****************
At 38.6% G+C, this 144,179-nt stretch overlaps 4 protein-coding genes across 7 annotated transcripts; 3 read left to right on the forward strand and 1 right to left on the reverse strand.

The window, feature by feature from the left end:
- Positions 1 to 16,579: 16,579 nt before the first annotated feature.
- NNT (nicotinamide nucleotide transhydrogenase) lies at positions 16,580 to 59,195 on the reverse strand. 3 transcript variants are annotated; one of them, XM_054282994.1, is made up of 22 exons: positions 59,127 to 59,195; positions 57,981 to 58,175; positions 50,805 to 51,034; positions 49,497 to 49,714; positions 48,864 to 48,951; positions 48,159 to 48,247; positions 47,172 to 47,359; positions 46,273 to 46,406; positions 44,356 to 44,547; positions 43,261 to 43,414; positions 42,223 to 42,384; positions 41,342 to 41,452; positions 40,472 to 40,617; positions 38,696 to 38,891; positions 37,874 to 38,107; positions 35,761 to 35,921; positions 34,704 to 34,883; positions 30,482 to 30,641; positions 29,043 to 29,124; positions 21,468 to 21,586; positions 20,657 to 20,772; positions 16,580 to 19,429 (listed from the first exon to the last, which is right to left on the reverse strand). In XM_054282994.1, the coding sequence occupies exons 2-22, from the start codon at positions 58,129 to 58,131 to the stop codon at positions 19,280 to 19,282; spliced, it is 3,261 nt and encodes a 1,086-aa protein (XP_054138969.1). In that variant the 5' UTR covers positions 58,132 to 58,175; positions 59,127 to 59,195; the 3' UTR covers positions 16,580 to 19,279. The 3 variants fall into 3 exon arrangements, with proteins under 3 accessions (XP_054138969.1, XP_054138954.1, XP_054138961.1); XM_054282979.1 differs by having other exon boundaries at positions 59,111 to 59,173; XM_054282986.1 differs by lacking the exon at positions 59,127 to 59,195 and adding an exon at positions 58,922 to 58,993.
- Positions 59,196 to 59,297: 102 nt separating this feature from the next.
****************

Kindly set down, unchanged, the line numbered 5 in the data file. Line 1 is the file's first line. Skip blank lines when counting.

- Positions 59,196 to 59,297: 102 nt separating this feature from the next.